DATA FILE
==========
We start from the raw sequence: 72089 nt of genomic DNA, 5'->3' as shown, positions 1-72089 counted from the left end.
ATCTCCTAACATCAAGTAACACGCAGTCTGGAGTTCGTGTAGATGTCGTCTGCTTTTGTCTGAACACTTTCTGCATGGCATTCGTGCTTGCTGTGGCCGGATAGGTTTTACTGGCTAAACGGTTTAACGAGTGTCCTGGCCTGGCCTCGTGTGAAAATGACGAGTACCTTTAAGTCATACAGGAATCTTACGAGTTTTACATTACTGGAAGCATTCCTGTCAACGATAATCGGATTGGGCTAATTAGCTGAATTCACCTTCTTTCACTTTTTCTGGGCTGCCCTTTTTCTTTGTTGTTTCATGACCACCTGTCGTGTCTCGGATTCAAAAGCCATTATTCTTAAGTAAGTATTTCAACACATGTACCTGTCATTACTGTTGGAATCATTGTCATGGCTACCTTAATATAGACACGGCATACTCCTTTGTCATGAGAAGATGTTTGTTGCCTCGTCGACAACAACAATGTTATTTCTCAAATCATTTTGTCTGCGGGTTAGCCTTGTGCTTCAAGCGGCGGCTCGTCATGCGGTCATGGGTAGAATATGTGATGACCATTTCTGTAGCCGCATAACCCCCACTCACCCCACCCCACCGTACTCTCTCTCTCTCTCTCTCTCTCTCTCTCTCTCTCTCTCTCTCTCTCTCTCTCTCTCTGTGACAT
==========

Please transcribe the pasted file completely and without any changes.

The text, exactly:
We start from the raw sequence: 72089 nt of genomic DNA, 5'->3' as shown, positions 1-72089 counted from the left end.
ATCTCCTAACATCAAGTAACACGCAGTCTGGAGTTCGTGTAGATGTCGTCTGCTTTTGTCTGAACACTTTCTGCATGGCATTCGTGCTTGCTGTGGCCGGATAGGTTTTACTGGCTAAACGGTTTAACGAGTGTCCTGGCCTGGCCTCGTGTGAAAATGACGAGTACCTTTAAGTCATACAGGAATCTTACGAGTTTTACATTACTGGAAGCATTCCTGTCAACGATAATCGGATTGGGCTAATTAGCTGAATTCACCTTCTTTCACTTTTTCTGGGCTGCCCTTTTTCTTTGTTGTTTCATGACCACCTGTCGTGTCTCGGATTCAAAAGCCATTATTCTTAAGTAAGTATTTCAACACATGTACCTGTCATTACTGTTGGAATCATTGTCATGGCTACCTTAATATAGACACGGCATACTCCTTTGTCATGAGAAGATGTTTGTTGCCTCGTCGACAACAACAATGTTATTTCTCAAATCATTTTGTCTGCGGGTTAGCCTTGTGCTTCAAGCGGCGGCTCGTCATGCGGTCATGGGTAGAATATGTGATGACCATTTCTGTAGCCGCATAACCCCCACTCACCCCACCCCACCGTACTCTCTCTCTCTCTCTCTCTCTCTCTCTCTCTCTCTCTCTCTCTCTCTCTCTCTCTCTGTGACAT